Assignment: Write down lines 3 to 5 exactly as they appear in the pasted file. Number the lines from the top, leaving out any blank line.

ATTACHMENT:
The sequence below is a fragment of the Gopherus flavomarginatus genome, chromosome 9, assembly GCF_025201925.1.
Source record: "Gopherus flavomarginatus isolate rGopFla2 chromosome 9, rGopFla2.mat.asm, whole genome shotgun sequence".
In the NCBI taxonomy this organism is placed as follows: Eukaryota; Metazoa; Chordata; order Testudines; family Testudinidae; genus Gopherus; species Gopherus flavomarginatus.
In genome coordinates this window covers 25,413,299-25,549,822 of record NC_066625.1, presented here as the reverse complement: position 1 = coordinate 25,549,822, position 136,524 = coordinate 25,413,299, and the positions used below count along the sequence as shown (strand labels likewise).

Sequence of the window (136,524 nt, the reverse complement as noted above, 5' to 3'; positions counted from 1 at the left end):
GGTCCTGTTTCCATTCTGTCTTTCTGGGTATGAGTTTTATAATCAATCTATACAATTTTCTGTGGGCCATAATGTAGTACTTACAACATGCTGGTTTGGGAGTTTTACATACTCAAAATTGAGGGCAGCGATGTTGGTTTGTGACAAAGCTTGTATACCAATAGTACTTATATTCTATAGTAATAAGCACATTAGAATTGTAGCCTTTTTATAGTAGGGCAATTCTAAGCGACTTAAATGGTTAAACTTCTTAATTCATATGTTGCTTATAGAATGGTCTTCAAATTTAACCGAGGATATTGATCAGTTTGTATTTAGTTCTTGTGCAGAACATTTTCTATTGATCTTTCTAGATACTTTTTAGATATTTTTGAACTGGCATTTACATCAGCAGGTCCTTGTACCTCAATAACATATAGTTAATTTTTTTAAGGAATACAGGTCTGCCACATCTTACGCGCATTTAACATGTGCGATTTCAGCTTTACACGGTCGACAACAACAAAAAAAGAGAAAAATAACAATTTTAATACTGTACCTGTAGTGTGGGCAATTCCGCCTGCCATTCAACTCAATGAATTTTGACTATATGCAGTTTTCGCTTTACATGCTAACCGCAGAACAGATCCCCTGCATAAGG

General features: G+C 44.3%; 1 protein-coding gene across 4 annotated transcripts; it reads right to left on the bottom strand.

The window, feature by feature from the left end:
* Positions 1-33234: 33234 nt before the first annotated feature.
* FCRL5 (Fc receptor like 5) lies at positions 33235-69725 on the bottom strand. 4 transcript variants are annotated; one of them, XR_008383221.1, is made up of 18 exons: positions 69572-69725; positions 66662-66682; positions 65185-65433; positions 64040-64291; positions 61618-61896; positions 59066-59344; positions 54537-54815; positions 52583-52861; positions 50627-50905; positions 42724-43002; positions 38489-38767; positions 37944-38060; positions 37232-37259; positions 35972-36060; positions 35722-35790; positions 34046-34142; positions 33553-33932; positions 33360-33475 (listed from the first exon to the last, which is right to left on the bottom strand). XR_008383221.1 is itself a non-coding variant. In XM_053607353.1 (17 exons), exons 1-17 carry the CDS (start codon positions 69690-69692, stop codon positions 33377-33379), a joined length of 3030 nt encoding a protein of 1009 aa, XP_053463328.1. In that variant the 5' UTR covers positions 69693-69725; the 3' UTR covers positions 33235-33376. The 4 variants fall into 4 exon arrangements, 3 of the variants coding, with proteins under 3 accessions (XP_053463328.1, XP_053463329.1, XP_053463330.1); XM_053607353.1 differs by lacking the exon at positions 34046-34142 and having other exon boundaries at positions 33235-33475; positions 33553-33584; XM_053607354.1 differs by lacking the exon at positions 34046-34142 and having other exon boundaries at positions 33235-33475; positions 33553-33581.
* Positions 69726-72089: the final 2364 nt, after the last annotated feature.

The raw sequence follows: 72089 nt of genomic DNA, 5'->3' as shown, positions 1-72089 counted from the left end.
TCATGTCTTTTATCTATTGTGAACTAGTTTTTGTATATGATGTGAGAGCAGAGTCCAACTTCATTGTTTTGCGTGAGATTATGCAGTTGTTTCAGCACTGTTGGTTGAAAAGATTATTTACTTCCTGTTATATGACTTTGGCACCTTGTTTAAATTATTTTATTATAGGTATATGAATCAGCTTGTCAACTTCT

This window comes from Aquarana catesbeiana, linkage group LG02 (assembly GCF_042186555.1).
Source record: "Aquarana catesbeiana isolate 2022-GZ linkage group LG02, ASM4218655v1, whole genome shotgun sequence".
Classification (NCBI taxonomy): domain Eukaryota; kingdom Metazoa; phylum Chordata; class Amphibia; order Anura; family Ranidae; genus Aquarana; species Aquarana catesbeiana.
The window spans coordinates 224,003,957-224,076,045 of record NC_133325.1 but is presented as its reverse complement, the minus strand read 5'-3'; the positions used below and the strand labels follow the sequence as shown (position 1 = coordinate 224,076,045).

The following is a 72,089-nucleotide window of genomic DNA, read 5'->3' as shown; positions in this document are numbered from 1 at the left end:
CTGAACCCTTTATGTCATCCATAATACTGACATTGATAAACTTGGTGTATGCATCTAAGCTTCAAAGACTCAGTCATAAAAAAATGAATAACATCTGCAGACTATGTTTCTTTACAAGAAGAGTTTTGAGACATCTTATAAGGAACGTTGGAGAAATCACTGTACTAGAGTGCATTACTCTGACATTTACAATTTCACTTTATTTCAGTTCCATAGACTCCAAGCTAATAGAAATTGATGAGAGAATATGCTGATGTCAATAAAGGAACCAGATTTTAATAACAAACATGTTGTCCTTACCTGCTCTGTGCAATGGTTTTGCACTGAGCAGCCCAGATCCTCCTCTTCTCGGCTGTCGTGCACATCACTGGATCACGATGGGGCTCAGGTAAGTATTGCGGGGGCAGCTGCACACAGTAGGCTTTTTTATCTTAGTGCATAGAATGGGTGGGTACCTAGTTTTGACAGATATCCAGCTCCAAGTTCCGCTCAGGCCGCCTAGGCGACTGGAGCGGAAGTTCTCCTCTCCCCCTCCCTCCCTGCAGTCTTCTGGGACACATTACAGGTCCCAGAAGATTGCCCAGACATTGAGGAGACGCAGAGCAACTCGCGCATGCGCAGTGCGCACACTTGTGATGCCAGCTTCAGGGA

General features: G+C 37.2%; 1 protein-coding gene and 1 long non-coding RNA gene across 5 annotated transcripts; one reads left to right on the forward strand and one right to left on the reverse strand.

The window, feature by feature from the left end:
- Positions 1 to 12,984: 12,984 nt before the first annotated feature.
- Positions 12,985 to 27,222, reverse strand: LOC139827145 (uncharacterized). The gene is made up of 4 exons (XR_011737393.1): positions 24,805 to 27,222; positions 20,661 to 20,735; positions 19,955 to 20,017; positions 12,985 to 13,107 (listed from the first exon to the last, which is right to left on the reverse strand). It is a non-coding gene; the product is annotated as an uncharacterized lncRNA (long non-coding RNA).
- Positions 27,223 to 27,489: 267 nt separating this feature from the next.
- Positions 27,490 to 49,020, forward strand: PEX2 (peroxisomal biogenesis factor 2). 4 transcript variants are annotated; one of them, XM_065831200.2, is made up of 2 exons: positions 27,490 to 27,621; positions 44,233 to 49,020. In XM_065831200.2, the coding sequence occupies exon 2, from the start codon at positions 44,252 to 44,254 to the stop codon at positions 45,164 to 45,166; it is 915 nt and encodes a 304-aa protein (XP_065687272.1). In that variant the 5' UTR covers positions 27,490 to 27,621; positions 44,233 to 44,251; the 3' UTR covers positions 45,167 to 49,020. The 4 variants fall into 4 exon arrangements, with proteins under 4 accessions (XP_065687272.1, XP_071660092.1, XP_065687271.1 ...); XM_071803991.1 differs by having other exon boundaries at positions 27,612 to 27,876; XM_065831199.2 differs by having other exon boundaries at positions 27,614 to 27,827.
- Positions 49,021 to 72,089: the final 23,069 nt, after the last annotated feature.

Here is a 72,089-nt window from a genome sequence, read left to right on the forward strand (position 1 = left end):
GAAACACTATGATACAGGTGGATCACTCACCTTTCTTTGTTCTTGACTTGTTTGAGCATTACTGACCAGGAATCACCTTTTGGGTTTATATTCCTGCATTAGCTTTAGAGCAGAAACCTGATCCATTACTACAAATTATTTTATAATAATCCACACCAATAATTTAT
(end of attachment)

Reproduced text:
In the NCBI taxonomy this organism is placed as follows: Eukaryota; Metazoa; Chordata; order Testudines; family Testudinidae; genus Gopherus; species Gopherus flavomarginatus.
In genome coordinates this window covers 25,413,299-25,549,822 of record NC_066625.1, presented here as the reverse complement: position 1 = coordinate 25,549,822, position 136,524 = coordinate 25,413,299, and the positions used below count along the sequence as shown (strand labels likewise).

Sequence of the window (136,524 nt, the reverse complement as noted above, 5' to 3'; positions counted from 1 at the left end):